LSU formally announced the hiring of Notre Dame coach Brian Kelly on Tuesday, saying they have agreed to a 10-year contract worth more than $95 million.
The recruiting of Kelly — who has led Notre Dame for the past 12 seasons and eclipsed Knut Rockane to career victories with the Fighting Irish — came together in another blockbuster coaching move in college football on Monday night.
“Brian Kelly is the epitome of a winner,” said LSU athletic director Scott Woodward. “He has managed and achieved consistent success in every event, from multiple undefeated regular seasons and National Coach of the Year honors to (Division II) national titles and college football playoff berths. His credentials and consistency speak for itself.”
Kelly replaced Louisiana native Ed Orgeron, who had won the national title at LSU two seasons earlier, with Heisman Trophy-winning quarterback Joe Burrow leading the Tigers to a 15–0 record. Orgeron has moved on from 11-11 and agreed to a $17 million buyout in October that will see him step down at the end of this season.
Orgeron coached his final game last Saturday, when the Tigers made an upset then-no. 14 to end Texas A&M regular season 6-6.
Like Orgeron, Kelly is 60 years old but the similarities more or less end there. Orgeron is a Cajun raised in the shadow of a shrimp trawler on Bayou LaFourche, southwest of New Orleans. He was raised on LSU football and idolized Tigers stars of the past.
Kelly came from an Irish-Catholic family in the Boston area and is bound to be far more familiar with using nut crackers to pick up the flesh of our lobster claws than sucking the seasoned juices out of steamed crayfish heads.
But he has recruited to Louisiana, where LSU gets its elite domestic talent. In recent history, Louisiana has produced as many NFL talent per capita as any state.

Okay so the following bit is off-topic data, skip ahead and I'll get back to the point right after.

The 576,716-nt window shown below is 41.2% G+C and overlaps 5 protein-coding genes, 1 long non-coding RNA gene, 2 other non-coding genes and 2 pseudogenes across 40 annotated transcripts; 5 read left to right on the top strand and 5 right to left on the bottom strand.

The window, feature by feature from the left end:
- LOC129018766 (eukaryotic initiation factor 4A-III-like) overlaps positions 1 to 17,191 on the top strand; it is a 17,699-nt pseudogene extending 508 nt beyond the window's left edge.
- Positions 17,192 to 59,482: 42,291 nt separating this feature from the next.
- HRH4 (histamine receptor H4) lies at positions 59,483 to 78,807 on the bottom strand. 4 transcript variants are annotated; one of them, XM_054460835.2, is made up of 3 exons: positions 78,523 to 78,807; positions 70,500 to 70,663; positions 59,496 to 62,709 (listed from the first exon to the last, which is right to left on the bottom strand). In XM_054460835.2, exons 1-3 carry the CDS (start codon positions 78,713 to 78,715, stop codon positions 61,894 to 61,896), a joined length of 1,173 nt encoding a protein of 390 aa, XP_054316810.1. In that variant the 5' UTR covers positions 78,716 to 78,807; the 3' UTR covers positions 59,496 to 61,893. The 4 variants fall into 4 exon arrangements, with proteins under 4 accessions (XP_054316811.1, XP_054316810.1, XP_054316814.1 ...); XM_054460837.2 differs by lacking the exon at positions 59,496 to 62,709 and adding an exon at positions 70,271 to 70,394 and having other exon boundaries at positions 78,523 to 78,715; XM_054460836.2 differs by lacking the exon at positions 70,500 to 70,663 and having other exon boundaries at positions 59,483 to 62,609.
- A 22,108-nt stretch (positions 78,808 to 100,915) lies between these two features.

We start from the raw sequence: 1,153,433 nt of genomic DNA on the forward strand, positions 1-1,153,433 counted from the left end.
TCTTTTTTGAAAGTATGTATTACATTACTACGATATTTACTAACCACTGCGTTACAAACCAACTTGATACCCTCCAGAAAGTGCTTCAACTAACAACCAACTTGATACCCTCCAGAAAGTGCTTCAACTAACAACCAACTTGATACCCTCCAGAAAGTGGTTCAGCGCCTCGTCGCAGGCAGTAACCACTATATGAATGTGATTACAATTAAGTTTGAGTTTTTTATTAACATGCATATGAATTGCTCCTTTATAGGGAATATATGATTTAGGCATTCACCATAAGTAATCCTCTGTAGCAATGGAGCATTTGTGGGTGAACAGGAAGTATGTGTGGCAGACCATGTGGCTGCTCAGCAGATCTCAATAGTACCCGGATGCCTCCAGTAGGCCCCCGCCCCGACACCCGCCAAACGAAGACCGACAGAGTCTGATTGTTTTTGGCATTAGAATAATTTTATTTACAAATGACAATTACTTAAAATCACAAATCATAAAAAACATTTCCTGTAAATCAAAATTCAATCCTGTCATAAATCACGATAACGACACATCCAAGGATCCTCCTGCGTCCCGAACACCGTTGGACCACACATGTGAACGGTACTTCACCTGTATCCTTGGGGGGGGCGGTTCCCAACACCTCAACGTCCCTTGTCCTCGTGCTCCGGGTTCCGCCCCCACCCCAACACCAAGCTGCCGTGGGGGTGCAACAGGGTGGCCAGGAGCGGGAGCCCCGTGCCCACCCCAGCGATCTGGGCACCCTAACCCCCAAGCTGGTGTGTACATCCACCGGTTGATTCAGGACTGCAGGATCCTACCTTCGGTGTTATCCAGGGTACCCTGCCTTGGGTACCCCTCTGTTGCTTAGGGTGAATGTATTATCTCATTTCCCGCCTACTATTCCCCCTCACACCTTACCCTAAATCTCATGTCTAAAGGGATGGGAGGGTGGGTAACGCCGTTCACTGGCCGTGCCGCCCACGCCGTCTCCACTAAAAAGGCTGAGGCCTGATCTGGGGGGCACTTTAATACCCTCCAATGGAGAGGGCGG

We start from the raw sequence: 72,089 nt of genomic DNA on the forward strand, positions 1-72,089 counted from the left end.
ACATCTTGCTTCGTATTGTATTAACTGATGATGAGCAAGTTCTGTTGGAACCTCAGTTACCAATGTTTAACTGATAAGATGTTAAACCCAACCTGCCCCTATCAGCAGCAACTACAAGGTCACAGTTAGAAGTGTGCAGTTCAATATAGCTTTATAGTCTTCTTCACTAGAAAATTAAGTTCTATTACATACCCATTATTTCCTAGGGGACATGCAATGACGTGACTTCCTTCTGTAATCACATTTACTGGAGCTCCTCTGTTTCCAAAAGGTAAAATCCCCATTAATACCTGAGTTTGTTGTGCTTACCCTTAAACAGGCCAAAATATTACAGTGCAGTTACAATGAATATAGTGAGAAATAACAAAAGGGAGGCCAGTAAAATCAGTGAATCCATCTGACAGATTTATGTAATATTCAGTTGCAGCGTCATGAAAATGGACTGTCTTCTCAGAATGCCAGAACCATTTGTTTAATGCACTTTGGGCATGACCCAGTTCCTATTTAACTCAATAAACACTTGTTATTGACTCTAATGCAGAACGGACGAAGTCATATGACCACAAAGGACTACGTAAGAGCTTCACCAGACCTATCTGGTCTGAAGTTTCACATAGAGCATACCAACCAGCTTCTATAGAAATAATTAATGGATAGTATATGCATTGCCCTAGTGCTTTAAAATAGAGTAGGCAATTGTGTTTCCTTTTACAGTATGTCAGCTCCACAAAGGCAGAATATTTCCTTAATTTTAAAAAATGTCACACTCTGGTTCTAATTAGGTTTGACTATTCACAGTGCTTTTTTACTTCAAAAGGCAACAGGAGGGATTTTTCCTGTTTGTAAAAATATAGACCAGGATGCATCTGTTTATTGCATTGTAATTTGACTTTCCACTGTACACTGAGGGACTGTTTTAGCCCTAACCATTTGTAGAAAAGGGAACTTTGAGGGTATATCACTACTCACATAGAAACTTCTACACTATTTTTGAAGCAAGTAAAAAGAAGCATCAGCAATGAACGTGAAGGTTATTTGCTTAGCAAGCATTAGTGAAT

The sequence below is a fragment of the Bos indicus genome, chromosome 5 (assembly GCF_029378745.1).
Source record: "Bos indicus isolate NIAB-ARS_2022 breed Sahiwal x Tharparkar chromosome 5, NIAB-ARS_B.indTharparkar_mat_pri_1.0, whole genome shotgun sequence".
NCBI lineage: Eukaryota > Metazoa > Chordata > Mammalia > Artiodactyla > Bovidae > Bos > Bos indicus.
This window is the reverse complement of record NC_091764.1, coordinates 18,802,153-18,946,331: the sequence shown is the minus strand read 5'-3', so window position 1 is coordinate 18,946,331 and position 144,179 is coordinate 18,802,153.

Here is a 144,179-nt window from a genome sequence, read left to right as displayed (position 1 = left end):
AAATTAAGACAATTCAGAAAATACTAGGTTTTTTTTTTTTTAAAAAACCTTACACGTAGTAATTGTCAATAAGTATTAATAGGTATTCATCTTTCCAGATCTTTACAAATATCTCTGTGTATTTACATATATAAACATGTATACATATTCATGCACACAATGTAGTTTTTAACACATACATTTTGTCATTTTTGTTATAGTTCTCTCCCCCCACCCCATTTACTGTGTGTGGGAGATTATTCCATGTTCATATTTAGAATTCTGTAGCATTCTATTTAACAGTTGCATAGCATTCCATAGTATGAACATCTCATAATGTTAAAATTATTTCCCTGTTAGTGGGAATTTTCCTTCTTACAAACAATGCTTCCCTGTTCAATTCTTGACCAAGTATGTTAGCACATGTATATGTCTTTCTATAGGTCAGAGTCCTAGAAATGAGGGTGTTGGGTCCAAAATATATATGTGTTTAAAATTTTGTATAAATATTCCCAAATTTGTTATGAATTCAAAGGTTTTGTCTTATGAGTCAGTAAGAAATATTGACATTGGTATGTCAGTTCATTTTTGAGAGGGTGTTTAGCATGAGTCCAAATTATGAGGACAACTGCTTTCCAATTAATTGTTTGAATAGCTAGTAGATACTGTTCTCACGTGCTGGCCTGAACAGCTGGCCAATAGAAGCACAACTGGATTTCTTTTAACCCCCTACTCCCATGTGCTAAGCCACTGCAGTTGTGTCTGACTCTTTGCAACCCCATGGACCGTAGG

“I couldn’t be more excited to join an event with a commitment to excellence, rich traditions and the unmatched pride and passion of LSU football,” said Kelly. “I am fully committed to working closely with our administration to recruit, develop and graduate elite student-athletes, win championships, and make Louisiana proud.
“Our potential is limitless,” Kelly said. “I can’t wait to call Baton Rouge home.”
LSU scheduled a flight from Kelly to Baton Rouge on Tuesday, invited fans to greet the coach at the airport, and scheduled an introductory media conference for Kelly for Wednesday.
Kelly is 113-40 as head coach, including the current run of the season in five straight double-digit wins.
No previous Notre Dame coach has left the Irish, winner of eight AP national championships, to take a job at another school since the AP poll began in 1936. Rockne’s successor, Hank Anderson, moved from Notre Dame to the state of North Carolina after 3–3. 5-1 in 1933.
Notre Dame (11-1) remains in contention to reach the college football playoffs for the third time in four years.
LSU paid Orgeron nearly $9 million this season, allowing him to join Alabama’s Nick Saban, Clemson’s Dabo Swinney, Texas A&M’s Jimbo Fischer, and last month Michigan State’s Mel Tucker and James Franklin in college football. Joined the highest paid coaches. Penn State. That list certainly now includes USC’s Lincoln Riley, who bowled Oklahoma over the weekend in the other big coaching move this week.
Orgeron was expected to earn an average of $7 million over its six-year period running through 2025. Kelly’s full salary at Notre Dame, a private school, is unknown, but it was believed to be over $5 million per year. ,
While Kelly has no personal ties to the South, neither does any of the two previous three national title-winning coaches at LSU. Les Miles, who won a title in the 2007 season, was a Michigan man who coached at Oklahoma State before replacing Saban at Baton Rouge. Saban, who won the BCS championship in the 2003 season, is a West Virginia native who moved to LSU from Michigan State.
Kelly’s national titles have come at Division II Grand Valley State. From there he worked his way up to Central Michigan and then to Cincinnati, always winning more than the coaches before him.
He did the same thing at Notre Dame, but the national championship kicked him out. As good as the Fighting Irish have been, they haven’t won it all since 1988 and have been knocked out in two college football playoff semifinals (against Clemson in the 2018 season and Alabama two years later) and the BCS title game. Crimson Tide in the 2012 season.
Kelly will now see Saban every season at SEC West and try to fill the last remaining hole in his Hall of Fame resume at LSU, a school that has turned three of its previous coaches into national champions.